Contrary to what many Americans seem to believe, German hunting rifles have traditionally been lightweight and well-balanced. They often include engraved hunting scenes, but some are relatively unadorned. Perfect examples are the new Mauser Model 12 and Sauer Model 101 bolt-action rifles, which are designed specifically for the American market. Their designs are also related, not surprising since Mauser Jagdwaffen and J.P. Sauer & Sohn are part of the same ownership group, and in fact share the same German address.
Most important, however, is the fact that both rifles shoot very well. Fine accuracy is expected in Germany, since the nation’s culture reveres precision in all things mechanical. Plus, rifled barrels were invented there just about 500 years ago, and Germans really know how to make them. Yes, they cost more than average American-made factory rifles, but a lot less than the typical modern American custom rifle-essentially a rebarreled factory action with an aftermarket synthetic stock. The traditional high level of accuracy of German firearms made me eager to take these two rifles to the range.
My first order of business was mounting a scope on each rifle, a synthetic-stocked Sauer Classic XT in .270 Win. and a walnut-stocked Mauser in .300 Win. Mag. Since mounting new scopes on new rifles can create mysteries unsolvable by Sherlock Holmes, I chose to mount well-proven scopes on each rifle, a 3-9X36 mm Swarovski Z3 on the .270 Win., and a 6X42 mm Meopta MeoPro on the .300 Win. Mag. Attaching the scopes revealed one of the features meant to appeal to an American audience. Many European rifles require bases rarely used in the U.S., but the Sauer 101 uses Remington Model 700-pattern bases, and the Mauser 12 actually uses the ubiquitous mounts for commercial Model 98 Mauser actions. How refreshing! With their respective scopes, rings and bases in place, the Sauer .270 Win. weighed 7 pounds, 12 ounces, and the Mauser .300 Win. Mag. weighed 8 pounds, 1 ounce, both very portable.
Most American hunters favor three-shot groups these days, apparently because there’s more chance of three shots clustering into the 1/2 inches necessary for slaying 21st century whitetails. But since three-shot groups normally average about two-thirds the size of five-shot groups, the latter indicate far more about a rifle’s accuracy potential, which is why they are part of the American Rifleman testing protocol. Given that, the Sauer’s 1.21-inch group average and the Mauser’s 1.35-inch group average, barely more than 1 inch with RWS ammunition featuring the 130-grain H-Mantel bullet, represents entirely acceptable accuracy. In addition, it would be relatively easy to develop handloads for even tighter groups with either rifle. Finally, consider that, aside from mounting the scopes, both rifles were right out of their shipping cartons. There was no tweaking of the stock bedding, adjustment of the triggers, and the stock screws were all tight. That’s not unusual for German rifles.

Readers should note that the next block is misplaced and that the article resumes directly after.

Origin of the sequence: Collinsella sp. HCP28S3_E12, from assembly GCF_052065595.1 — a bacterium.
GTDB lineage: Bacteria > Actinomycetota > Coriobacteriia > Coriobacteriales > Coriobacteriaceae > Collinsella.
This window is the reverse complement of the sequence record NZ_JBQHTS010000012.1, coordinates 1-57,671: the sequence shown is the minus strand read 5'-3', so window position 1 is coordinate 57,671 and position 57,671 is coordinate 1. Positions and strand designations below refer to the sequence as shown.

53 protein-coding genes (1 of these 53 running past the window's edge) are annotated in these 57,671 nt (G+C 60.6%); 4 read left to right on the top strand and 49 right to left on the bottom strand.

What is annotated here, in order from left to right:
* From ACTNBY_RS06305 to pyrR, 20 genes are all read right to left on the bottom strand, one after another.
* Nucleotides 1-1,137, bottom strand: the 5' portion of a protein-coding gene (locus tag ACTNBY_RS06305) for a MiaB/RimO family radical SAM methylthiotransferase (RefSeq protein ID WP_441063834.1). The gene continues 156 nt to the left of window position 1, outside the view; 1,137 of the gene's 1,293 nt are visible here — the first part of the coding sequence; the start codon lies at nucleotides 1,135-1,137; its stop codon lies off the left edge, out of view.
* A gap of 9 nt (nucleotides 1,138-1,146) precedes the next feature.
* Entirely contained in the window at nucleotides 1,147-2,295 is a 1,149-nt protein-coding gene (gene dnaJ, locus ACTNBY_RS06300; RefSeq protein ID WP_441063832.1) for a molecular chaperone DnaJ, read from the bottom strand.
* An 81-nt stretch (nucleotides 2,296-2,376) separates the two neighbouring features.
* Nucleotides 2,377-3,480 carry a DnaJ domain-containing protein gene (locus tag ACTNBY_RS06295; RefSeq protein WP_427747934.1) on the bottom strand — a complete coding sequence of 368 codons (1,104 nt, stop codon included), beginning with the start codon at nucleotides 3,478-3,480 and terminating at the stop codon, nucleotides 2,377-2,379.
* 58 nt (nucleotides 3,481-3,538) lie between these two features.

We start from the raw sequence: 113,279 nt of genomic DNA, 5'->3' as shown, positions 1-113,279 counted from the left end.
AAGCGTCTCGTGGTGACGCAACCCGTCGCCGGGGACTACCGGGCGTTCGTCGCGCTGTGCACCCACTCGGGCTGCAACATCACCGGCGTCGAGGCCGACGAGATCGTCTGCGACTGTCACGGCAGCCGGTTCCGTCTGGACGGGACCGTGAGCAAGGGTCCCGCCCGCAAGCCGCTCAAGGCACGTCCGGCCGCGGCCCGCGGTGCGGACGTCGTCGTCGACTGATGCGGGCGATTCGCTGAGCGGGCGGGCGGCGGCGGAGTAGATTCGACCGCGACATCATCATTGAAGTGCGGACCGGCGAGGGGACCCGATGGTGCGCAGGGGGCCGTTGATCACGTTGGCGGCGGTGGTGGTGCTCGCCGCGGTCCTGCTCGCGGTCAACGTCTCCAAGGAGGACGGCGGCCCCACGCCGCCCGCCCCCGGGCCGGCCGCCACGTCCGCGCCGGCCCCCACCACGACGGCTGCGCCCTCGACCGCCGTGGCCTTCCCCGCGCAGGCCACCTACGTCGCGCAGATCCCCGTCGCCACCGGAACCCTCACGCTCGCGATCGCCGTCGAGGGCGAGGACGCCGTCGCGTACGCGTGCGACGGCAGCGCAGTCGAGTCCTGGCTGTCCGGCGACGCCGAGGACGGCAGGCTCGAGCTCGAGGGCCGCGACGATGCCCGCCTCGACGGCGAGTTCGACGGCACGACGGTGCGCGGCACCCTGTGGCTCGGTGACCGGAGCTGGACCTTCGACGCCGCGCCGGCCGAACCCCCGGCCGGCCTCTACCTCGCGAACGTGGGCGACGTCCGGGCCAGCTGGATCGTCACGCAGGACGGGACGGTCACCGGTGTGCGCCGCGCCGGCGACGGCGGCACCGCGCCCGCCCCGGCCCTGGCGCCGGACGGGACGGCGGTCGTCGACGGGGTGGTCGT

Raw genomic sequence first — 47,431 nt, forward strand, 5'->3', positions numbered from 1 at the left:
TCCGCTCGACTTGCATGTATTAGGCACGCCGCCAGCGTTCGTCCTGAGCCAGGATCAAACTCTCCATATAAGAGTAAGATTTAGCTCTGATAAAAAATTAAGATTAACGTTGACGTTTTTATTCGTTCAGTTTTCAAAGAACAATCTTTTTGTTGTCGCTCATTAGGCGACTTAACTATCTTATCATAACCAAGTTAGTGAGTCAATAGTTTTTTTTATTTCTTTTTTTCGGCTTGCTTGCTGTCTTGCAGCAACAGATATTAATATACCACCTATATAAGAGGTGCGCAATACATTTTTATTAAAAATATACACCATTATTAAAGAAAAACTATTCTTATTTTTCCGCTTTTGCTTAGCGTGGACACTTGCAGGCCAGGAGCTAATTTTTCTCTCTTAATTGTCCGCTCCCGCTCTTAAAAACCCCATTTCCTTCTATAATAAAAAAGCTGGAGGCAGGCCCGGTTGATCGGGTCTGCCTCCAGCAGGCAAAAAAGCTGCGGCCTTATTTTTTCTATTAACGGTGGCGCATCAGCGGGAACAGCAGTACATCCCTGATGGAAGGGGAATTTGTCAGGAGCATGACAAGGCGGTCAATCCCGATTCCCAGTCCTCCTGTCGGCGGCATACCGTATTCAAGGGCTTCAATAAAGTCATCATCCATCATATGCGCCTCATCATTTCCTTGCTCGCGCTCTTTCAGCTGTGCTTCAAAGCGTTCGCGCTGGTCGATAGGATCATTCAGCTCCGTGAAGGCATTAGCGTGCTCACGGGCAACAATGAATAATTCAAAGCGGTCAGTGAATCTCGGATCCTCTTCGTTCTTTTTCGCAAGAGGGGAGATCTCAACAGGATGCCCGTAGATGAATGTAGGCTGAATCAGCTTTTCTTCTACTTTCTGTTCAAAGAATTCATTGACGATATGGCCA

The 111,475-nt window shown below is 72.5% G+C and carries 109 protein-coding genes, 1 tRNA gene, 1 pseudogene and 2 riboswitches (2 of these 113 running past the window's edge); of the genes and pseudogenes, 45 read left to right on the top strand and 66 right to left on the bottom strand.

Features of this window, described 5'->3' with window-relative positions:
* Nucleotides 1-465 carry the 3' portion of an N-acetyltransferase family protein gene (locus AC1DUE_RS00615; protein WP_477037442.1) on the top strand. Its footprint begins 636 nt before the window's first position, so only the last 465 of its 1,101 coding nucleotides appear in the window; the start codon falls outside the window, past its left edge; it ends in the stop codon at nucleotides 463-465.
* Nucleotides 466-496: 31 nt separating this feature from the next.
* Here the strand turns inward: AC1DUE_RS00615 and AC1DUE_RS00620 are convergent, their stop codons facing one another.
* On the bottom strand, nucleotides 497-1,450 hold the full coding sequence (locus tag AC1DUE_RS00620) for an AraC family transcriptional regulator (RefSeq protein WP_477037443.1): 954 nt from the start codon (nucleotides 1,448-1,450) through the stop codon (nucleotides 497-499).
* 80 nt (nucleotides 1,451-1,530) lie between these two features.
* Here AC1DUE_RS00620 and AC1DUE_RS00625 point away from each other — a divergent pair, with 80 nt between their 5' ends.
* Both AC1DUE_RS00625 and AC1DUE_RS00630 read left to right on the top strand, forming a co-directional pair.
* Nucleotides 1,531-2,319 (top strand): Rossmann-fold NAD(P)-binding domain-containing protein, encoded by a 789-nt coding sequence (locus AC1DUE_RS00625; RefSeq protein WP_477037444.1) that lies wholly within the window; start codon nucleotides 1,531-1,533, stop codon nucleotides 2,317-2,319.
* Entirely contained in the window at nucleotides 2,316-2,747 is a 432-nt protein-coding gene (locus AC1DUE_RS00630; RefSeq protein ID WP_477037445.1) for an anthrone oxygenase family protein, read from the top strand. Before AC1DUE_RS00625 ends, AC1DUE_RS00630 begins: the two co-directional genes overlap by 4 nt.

The trigger pulls exhibited almost no creep or over-travel, and averaged 1 pound, 14 ounces, on the .270 and 2 pounds on the .300, varying no more than an ounce. The trigger mechanisms appeared to be identical, typical modern “enclosed” designs with a couple of hex-head screws for adjustment, even though none was needed.
A Hawkeye bore-scope revealed each barrel to be as finely finished as hand-lapped American custom barrels. Even with close to 100 rounds fired through each rifle without cleaning, only faint traces of jacket fouling appeared, one reason each kept shooting very accurately throughout the tests. Those fine barrels are press-fit into the actions, and the bolt’s locking lugs fit into recesses in the rear of the barrel itself, instead of the action. The six lugs are machined from the round bolt, and triangularly arranged in two rows.